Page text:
The Court of Appeals of Florida, Fourth District ordered reversal and remand in a murder case, holding that the trial court erred by denying defendant’s motion to suppress because the State acquired his historical cell phone location information without a warrant issued on probable cause in violation of the Fourth Amendment They further decided that the good faith exception did not apply because the State was not relying on binding precedent or clearly applicable rules in obtaining the data.
This opinion is worth reading in full, as it is one of the first, if not the first opinion to deny allowing the prosecution to use the evidence based on the good faith exception.
The State presented evidence that the defendant owned many different types of cell phones, including Nextel phones that could be used like walkie-talkies. One cooperating witness testified that the defendant used at least four different cell phones. A special agent for the Secret Service and a member of the FBI violent crimes task force testified regarding telephone calls made from the defendant’s cell phones at trial. The State had secured CSLI data on two of Ferrari’s phones, which showed their location on the night of the murder. The State obtained the records from one company through subpoena and the other company refused to provide records without a court order. For that company, the detective seeking the records provided an affidavit pursuant to Florida law which allows for the installation of a pen register or trap and trace device. The court issued an order requiring production of the CSLI data.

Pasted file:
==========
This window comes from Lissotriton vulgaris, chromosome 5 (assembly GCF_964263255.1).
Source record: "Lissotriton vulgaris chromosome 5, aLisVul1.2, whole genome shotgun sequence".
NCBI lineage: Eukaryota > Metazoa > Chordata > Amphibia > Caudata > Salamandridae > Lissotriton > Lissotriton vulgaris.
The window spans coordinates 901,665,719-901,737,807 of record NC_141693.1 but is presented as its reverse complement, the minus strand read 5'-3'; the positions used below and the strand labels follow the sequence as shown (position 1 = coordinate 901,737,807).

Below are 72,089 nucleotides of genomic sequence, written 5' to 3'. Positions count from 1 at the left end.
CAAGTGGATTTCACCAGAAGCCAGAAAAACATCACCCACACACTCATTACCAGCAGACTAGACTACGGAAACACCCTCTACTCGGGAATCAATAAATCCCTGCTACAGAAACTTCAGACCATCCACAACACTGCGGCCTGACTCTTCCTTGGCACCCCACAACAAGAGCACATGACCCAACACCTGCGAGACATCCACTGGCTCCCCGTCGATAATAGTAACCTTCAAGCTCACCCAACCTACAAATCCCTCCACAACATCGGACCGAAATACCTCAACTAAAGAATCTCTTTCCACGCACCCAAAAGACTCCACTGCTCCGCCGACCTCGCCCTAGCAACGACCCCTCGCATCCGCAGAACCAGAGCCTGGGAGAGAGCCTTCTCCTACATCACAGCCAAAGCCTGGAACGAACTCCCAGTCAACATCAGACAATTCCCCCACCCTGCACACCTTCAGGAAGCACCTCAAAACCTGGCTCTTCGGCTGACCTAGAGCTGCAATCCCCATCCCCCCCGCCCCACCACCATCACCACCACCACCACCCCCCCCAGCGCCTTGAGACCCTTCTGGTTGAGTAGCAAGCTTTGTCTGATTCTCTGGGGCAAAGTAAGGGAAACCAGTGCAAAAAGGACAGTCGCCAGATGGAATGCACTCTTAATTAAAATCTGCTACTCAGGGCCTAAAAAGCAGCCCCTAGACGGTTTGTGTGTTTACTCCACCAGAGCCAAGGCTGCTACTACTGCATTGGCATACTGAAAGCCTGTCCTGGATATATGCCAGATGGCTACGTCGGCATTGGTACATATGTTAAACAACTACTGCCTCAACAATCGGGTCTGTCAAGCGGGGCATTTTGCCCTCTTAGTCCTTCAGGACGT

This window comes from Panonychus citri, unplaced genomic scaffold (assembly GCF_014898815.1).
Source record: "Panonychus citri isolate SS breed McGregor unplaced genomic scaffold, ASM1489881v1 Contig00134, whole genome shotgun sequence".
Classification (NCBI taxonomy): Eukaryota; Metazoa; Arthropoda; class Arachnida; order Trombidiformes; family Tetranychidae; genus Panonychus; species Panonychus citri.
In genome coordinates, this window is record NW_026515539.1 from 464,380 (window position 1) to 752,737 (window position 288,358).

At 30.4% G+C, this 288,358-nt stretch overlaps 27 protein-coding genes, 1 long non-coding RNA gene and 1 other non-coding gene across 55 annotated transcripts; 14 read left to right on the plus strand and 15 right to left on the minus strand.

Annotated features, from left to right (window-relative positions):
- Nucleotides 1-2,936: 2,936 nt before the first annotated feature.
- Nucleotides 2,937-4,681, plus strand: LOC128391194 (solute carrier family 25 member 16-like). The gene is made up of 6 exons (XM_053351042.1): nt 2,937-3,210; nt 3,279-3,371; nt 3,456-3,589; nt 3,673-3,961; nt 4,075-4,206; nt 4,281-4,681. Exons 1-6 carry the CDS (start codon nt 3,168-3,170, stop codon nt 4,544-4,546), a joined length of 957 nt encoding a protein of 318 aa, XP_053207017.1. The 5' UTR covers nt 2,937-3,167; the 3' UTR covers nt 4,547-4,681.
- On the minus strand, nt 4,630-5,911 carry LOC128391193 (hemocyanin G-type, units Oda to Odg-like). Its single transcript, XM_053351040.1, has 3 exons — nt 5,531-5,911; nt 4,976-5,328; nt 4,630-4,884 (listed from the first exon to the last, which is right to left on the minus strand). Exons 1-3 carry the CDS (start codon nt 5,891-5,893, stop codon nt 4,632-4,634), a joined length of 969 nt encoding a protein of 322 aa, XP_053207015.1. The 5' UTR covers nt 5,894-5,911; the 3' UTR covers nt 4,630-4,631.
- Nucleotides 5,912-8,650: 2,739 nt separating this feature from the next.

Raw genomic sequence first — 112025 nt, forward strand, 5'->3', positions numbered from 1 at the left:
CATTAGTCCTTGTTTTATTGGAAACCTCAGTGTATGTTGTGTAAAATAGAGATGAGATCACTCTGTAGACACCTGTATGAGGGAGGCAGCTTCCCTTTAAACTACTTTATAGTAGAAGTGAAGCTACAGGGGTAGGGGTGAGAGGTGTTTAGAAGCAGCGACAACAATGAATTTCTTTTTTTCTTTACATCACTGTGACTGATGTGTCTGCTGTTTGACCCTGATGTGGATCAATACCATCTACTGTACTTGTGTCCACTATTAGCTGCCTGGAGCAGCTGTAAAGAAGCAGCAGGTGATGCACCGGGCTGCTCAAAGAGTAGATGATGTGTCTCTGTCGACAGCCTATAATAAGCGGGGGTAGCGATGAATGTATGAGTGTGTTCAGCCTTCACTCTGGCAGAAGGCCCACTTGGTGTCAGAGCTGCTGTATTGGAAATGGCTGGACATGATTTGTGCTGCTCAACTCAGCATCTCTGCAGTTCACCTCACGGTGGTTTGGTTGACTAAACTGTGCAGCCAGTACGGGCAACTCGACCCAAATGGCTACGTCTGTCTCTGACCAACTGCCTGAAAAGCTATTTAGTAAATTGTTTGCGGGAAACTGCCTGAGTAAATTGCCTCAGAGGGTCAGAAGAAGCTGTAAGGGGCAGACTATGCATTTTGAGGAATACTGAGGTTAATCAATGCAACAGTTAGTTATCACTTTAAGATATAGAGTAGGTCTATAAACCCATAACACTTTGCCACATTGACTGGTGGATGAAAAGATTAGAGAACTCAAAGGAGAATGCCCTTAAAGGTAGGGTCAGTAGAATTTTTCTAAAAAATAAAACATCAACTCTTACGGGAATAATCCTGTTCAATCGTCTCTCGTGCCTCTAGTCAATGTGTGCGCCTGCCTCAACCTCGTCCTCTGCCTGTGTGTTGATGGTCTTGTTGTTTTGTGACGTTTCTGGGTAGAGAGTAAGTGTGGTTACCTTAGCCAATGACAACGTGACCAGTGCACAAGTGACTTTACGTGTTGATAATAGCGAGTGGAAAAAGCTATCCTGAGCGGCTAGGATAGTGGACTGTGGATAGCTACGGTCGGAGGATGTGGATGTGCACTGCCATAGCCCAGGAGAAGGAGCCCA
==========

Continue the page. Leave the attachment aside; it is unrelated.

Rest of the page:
After finding that the acquisition of the CSLI data violated the Fourth Amendment based on Carpenter, the Court then turned to the State’s good faith argument, and they shredded it.
They first start their analysis by stating that at the time of the search, “no binding decisional law existed determining that CSLI data was not within Fourth Amendment protection and thus exempt from the warrant requirement.” When the trial court relied on appellate precedent to deny the Motion to Suppress that held that a person had no expectation of privacy in historical CSLI, they relied on a case that was decided several years after the search. As a result, the detective had no case law on which to rely in his decision not to secure a warrant for the historical CSLI. Instead, the detective relied on a section for installation of a pen register, which does not cover CSLI data.
They held that reliance on an inapplicable statute does not constitute objective reasonableness. The Court also noted that that the United States Supreme Court did not state that officers acted in good faith in the Carpenter case. “Indeed, the message of the Supreme Court is unmistakable to law enforcement: ‘Before compelling a wireless carrier to turn over a subscriber’s CSLI, the Government’s obligation is a familiar one—get a warrant.'”
For these reasons (and another issue outside of the scope of this blog), the Appellate Court reversed and remanded.
The case is Ferrari v. State, 2018 Fla. App. LEXIS 12672, 2018 WL 4212142 (Florida Ct. App.) (September 5).